State Defers Debt Payment

At the beginning of May, the Department of Administration (DOA) announced their decision to defer the payment of $101 million commercial paper principal. Under the 2015-17 biennial budget, the state was expected to retire $131.7 million in commercial paper on May 1, 2016. With this delay of the $101 million payment, the Legislative Fiscal Bureau (LFB) projects that the delayed payment will be amortized over an eight-year period, resulting in $2.2 million in additional interest payments.

The decision to delay the $101 million payment will increase the 2015-16 general fund ending balance by $101 million. In January 2016, LFB projected a surplus of $70.2 million at the end of the 2015-17 biennium (June 30, 2017). This was a decrease from LFB’s previous estimate that projected a net general fund surplus of $164 million at the end of the biennium.

This is not the first time the administration has chosen to delay a debt payment to help increase the GPR ending balance. In February 2015, the administration announced the restructuring of a $108 million GPR payment. The administration is able to restructure repayments of commercial paper principal without legislative approval. This practice, known as the “scoop and toss,” has been utilized by past administrations and a LFB February 2015 memo tracked that since 2001, $1.5 billion in GPR debt has been restructured.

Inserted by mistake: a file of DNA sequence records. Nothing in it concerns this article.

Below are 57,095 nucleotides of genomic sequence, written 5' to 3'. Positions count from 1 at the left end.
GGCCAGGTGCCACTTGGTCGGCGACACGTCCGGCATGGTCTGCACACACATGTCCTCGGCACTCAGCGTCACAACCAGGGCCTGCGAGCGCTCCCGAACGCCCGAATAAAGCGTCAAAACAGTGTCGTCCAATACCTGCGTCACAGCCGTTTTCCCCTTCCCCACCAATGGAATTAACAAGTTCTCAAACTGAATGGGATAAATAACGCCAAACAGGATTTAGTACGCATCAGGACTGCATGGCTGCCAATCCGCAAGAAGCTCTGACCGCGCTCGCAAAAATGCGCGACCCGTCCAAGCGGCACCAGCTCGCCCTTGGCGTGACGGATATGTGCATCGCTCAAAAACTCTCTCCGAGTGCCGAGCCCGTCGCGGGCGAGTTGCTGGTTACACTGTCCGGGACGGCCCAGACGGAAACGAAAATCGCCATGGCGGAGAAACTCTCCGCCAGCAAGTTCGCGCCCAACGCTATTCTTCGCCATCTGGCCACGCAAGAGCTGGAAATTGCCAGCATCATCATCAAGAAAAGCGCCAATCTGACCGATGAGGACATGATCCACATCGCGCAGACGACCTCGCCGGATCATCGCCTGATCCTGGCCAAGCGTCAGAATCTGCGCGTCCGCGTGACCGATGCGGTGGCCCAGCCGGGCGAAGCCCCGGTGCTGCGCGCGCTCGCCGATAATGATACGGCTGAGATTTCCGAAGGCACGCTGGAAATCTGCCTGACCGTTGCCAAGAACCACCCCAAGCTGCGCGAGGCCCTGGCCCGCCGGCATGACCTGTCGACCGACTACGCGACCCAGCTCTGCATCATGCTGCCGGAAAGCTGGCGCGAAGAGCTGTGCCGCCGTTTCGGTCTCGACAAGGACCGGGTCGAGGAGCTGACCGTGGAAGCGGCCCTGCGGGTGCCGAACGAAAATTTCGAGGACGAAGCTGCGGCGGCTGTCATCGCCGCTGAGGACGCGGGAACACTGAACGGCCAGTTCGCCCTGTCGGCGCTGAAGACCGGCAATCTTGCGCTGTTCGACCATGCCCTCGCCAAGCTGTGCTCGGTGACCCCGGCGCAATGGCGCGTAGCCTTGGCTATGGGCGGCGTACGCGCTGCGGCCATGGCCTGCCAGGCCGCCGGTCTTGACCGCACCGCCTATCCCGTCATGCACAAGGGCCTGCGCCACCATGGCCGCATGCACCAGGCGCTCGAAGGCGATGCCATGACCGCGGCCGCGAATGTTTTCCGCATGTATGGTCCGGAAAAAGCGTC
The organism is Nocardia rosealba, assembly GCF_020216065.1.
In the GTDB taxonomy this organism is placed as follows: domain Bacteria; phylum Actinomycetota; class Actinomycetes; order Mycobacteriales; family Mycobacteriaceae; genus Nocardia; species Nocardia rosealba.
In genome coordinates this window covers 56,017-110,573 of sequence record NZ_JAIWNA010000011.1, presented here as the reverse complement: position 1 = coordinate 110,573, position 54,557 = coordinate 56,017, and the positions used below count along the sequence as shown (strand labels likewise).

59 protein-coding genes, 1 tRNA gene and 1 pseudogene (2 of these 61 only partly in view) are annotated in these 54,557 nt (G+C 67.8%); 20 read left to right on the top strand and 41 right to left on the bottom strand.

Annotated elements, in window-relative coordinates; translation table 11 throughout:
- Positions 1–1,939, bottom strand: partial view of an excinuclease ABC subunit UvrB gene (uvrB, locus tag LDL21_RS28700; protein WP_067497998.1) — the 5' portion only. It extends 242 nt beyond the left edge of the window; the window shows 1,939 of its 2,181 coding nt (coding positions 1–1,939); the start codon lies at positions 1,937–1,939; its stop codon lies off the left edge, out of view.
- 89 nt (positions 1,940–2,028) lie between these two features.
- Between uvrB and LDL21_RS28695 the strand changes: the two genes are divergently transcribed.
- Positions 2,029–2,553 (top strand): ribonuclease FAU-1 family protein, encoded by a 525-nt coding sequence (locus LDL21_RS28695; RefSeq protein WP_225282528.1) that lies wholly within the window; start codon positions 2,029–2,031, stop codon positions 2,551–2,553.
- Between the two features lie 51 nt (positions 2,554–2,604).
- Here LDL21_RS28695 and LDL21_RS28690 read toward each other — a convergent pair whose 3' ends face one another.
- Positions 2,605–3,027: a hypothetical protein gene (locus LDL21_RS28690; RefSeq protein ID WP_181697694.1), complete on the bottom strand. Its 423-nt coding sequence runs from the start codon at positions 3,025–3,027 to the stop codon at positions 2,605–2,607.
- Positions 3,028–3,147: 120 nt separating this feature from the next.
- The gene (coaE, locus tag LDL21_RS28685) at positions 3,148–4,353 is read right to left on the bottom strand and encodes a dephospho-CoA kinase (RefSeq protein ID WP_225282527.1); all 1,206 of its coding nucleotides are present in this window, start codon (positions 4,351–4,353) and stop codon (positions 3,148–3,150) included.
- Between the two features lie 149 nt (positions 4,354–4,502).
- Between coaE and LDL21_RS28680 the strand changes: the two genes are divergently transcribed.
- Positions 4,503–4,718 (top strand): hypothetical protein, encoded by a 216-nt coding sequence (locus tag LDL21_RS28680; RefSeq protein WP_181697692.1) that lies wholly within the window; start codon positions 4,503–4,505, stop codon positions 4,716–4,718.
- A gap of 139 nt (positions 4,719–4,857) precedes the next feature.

Even without the extra $101 million cushion to the bottom line, the recent Department of Revenue (DOR) report on tax revenues through April 2016 shows the state is on track with projected estimates. In January 2016, the LFB projected that general fund tax collections would be up in fiscal year (FY) 2016 by 4.4 percent. The DOR report shows that the collections in FY 2016 are up 4.5 percent compared to the same period in FY 2015. In addition, the DOR report shows that the sales tax revenue was up by 3 percent compared to FY 2015. The 2015-16 fiscal year ends June 30, 2016.